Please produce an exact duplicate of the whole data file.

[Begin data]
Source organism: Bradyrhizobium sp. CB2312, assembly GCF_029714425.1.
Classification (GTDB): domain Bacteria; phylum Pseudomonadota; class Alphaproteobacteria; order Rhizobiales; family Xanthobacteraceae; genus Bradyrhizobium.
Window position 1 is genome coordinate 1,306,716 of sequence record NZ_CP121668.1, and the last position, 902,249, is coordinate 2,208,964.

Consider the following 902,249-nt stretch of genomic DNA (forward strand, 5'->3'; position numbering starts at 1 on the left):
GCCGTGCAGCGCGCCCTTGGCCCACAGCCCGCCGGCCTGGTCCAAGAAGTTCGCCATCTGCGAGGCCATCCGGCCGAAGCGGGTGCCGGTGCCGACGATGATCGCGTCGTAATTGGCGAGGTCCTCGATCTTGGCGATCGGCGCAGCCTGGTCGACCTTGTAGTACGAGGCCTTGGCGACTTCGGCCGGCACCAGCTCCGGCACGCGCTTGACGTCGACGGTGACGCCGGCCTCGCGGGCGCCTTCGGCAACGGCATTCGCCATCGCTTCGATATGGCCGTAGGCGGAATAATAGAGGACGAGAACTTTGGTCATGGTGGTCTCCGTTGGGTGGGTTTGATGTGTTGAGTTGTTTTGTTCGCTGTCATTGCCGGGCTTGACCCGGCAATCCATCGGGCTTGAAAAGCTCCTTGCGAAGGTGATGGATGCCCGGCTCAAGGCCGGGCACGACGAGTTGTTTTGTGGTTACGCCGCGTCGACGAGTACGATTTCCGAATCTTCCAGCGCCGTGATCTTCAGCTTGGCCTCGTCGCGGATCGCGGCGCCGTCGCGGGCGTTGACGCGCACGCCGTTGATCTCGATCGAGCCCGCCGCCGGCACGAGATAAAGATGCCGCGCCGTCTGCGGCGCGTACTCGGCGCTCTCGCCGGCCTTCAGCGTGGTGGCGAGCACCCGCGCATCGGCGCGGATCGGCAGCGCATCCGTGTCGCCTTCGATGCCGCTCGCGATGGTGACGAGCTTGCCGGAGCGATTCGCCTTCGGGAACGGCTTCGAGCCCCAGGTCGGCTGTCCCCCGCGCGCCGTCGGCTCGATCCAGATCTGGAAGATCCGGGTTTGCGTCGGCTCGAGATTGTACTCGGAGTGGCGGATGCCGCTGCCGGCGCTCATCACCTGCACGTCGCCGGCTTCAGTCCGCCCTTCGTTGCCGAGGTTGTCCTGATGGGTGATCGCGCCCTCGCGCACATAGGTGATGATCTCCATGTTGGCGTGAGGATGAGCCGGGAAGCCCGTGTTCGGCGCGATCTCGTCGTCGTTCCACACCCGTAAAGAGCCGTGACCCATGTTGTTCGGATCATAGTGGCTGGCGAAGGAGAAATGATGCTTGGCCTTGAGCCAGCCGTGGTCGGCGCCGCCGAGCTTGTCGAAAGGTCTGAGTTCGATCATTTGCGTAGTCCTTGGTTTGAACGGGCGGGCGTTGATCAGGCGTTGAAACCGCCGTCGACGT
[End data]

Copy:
Source organism: Bradyrhizobium sp. CB2312, assembly GCF_029714425.1.
Classification (GTDB): domain Bacteria; phylum Pseudomonadota; class Alphaproteobacteria; order Rhizobiales; family Xanthobacteraceae; genus Bradyrhizobium.
Window position 1 is genome coordinate 1,306,716 of sequence record NZ_CP121668.1, and the last position, 902,249, is coordinate 2,208,964.

Consider the following 902,249-nt stretch of genomic DNA (forward strand, 5'->3'; position numbering starts at 1 on the left):
GCCGTGCAGCGCGCCCTTGGCCCACAGCCCGCCGGCCTGGTCCAAGAAGTTCGCCATCTGCGAGGCCATCCGGCCGAAGCGGGTGCCGGTGCCGACGATGATCGCGTCGTAATTGGCGAGGTCCTCGATCTTGGCGATCGGCGCAGCCTGGTCGACCTTGTAGTACGAGGCCTTGGCGACTTCGGCCGGCACCAGCTCCGGCACGCGCTTGACGTCGACGGTGACGCCGGCCTCGCGGGCGCCTTCGGCAACGGCATTCGCCATCGCTTCGATATGGCCGTAGGCGGAATAATAGAGGACGAGAACTTTGGTCATGGTGGTCTCCGTTGGGTGGGTTTGATGTGTTGAGTTGTTTTGTTCGCTGTCATTGCCGGGCTTGACCCGGCAATCCATCGGGCTTGAAAAGCTCCTTGCGAAGGTGATGGATGCCCGGCTCAAGGCCGGGCACGACGAGTTGTTTTGTGGTTACGCCGCGTCGACGAGTACGATTTCCGAATCTTCCAGCGCCGTGATCTTCAGCTTGGCCTCGTCGCGGATCGCGGCGCCGTCGCGGGCGTTGACGCGCACGCCGTTGATCTCGATCGAGCCCGCCGCCGGCACGAGATAAAGATGCCGCGCCGTCTGCGGCGCGTACTCGGCGCTCTCGCCGGCCTTCAGCGTGGTGGCGAGCACCCGCGCATCGGCGCGGATCGGCAGCGCATCCGTGTCGCCTTCGATGCCGCTCGCGATGGTGACGAGCTTGCCGGAGCGATTCGCCTTCGGGAACGGCTTCGAGCCCCAGGTCGGCTGTCCCCCGCGCGCCGTCGGCTCGATCCAGATCTGGAAGATCCGGGTTTGCGTCGGCTCGAGATTGTACTCGGAGTGGCGGATGCCGCTGCCGGCGCTCATCACCTGCACGTCGCCGGCTTCAGTCCGCCCTTCGTTGCCGAGGTTGTCCTGATGGGTGATCGCGCCCTCGCGCACATAGGTGATGATCTCCATGTTGGCGTGAGGATGAGCCGGGAAGCCCGTGTTCGGCGCGATCTCGTCGTCGTTCCACACCCGTAAAGAGCCGTGACCCATGTTGTTCGGATCATAGTGGCTGGCGAAGGAGAAATGATGCTTGGCCTTGAGCCAGCCGTGGTCGGCGCCGCCGAGCTTGTCGAAAGGTCTGAGTTCGATCATTTGCGTAGTCCTTGGTTTGAACGGGCGGGCGTTGATCAGGCGTTGAAACCGCCGTCGACGT